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Olivia Records was a collective founded in 1973 by Judy Dlugacz and five friends to record and market women's music. Olivia, named after the heroine of a pulp novel by Dorothy Bussy who fell in love with her headmistress at French boarding school, was the brainchild of ten lesbian-feminists (the Furies Collective and Radicalesbians) living in Washington, D.C. who wanted to create a feminist organization with an economic base.
In 1973, the collective released a 45 record with Meg Christian on one side and Cris Williamson on the other. Yoko Ono responded and said that she wanted to do a side project with Olivia, but the collective politely declined. Without making themselves dependent on any high-profile person, they made $12,000 with that 45, which was enough to put out singer Meg Christian's first record, I Know You Know in 1975 , and soon after, Williamson's groundbreaking album The Changer and the Changed.
Sandy Stone was Olivia's sound engineer from ca. 1974-1978, recording and mixing all Olivia product during this period. She resigned as the controversy over her working for a lesbian-identified enterprise increased because she was a transgender woman. The debate continued in Janice Raymond's book The Transsexual Empire, which devoted a chapter to criticism of "the transsexually constructed lesbian-feminist".
In 1977, after repeated criticism by Anita Bryant, Olivia put out Lesbian Concentrate, a collection of songs and poetry with part of the proceeds going to benefit the Lesbian Mothers National Defense Fund. Included on the 13 track LP is Meg Christian's "Ode To A Gym Teacher" and Sue Fink's "Leaping Lesbians".
Olivia moved first to Los Angeles to stay on top of the burgeoning music scene and then to Oakland. The remaining five women of the collective, who had been pooling their money and even living together for the previous seven years, began to disperse. Olivia stopped putting out new records and instead performed a series of 15th anniversary concerts in 1988. The two concerts at Carnegie Hall in New York City were the largest grossing concerts at that venue in its history. Yet, The New York Times barely mentioned the show.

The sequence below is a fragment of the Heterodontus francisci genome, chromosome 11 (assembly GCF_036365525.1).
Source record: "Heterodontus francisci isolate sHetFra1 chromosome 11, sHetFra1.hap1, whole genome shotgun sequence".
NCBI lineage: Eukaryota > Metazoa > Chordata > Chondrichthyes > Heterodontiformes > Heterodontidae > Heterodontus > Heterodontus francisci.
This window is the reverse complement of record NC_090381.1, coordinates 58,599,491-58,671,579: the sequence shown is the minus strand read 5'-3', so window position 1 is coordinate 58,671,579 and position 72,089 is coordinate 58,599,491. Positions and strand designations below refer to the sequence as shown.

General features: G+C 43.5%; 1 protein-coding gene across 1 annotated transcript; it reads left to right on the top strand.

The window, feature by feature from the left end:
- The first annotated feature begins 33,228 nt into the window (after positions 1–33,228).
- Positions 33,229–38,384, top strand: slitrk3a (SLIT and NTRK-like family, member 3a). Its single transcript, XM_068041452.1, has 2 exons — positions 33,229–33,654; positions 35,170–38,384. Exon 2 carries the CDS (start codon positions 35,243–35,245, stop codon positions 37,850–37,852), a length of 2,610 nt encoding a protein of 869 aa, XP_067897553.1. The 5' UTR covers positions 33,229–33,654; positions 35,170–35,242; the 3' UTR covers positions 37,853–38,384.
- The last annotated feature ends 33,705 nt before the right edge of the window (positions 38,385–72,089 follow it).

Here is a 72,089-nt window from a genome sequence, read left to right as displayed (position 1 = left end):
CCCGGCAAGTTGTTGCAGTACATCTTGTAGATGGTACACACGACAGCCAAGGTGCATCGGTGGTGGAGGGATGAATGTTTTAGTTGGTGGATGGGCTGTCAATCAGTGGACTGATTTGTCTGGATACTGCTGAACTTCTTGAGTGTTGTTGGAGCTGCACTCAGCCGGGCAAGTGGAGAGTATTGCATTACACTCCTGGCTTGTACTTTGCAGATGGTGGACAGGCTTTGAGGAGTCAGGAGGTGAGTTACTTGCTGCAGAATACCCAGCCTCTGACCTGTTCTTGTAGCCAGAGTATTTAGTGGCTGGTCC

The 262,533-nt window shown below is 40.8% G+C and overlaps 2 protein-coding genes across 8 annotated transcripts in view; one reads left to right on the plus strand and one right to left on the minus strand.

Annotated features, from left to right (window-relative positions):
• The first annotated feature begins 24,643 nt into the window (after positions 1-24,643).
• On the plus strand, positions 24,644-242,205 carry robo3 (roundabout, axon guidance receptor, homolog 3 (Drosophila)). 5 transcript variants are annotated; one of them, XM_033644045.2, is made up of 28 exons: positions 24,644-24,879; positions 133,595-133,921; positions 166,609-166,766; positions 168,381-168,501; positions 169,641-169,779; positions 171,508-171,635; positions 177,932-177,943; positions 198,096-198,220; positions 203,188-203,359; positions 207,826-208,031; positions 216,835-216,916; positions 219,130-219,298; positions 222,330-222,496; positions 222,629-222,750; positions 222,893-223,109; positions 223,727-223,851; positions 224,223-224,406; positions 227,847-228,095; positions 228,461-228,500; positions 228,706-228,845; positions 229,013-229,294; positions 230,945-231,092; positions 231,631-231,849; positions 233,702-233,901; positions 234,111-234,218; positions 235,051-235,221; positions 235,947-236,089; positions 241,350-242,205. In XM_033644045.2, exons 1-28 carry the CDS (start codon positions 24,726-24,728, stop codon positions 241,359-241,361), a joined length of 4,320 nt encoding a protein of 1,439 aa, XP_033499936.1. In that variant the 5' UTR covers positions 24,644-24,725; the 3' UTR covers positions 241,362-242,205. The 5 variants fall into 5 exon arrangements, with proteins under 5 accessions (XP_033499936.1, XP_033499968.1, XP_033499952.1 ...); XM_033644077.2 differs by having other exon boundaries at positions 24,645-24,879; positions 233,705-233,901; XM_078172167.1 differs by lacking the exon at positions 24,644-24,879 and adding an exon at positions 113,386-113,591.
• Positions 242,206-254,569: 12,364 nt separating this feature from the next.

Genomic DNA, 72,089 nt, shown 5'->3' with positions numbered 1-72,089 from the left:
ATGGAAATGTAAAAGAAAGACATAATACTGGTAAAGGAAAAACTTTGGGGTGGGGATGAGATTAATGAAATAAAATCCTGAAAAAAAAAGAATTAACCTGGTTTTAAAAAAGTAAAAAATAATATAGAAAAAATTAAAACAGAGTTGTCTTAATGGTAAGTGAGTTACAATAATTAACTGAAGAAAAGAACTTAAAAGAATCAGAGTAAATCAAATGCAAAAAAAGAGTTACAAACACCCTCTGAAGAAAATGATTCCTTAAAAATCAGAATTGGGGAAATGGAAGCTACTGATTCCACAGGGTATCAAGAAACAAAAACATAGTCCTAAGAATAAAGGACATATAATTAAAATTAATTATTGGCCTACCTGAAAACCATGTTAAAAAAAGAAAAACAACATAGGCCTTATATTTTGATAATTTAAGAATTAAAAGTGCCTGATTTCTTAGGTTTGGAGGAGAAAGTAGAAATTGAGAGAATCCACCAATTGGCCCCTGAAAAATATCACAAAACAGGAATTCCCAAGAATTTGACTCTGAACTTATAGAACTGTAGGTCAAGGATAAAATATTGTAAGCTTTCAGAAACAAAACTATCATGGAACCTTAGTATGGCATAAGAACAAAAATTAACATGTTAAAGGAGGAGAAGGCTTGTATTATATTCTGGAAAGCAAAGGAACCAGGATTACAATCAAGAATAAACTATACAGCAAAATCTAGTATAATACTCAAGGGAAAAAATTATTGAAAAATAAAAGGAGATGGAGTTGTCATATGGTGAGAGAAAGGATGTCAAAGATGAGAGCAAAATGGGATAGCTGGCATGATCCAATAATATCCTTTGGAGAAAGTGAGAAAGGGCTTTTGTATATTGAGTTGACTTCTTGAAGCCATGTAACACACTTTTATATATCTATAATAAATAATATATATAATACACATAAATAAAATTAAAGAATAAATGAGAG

Even though Olivia Records released world music and salsa records, they were most successful with acoustic solo acts, although sometimes they failed to identify mainstream talent. In 1985, singer/songwriter Melissa Etheridge, then a struggling Los Angeles artist, sent her demo to Olivia, but was ultimately rejected. Etheridge went on to become one of the most popular female performers of the 1990s and arguably the most successful lesbian musician of all time. She saved the rejection letter, signed by "the women of Olivia," which was featured in Intimate Portrait, the Lifetime Television documentary of her life.
- Meg Christian
- Tret Fure
- Kay Gardner
- Leslie Ann Jones
- BeBe K'Roche
- Deidre McCalla
- June Millington
- Pat Parker
- Sandy Stone
- Linda Tillery
- Lucie Blue Tremblay
- Teresa Trull
- Mary Watkins
- Cris Williamson
- Margie Adam
- Woody Simmons
- Casse Culver
- Barbara Higbie
- Nancy Vogl
- Dianne Davidson
- Judy Grahn
- Sue Fink
- Gwen Avery
- Lesbian News. Jan2006, Vol. 31 Issue 6, p22-23. 2p.
- Lillian Faderman, Odd Girls and Twilight Lovers: A History of Lesbian Life in Twentieth-Century America, Penguin Books Ltd, 1991, page 221. ISBN 0-231-07488-3
- Sayer, Susan (1995-10-01). "From Lesbian Nation to Queer Nation". Hecate. Retrieved 2012-10-03.
- Raymond, J. (1994). The Transsexual Empire (2nd ed.). Teachers College Press.
The second edition includes a new foreword that describes her anti-trans work after the publication of her thesis project as the first edition in the late 70s.
- Holden, Stephen (1988-11-28). "Review/Music; Female Artists' Tribute To Record Company". The New York Times. Retrieved 2010-08-22.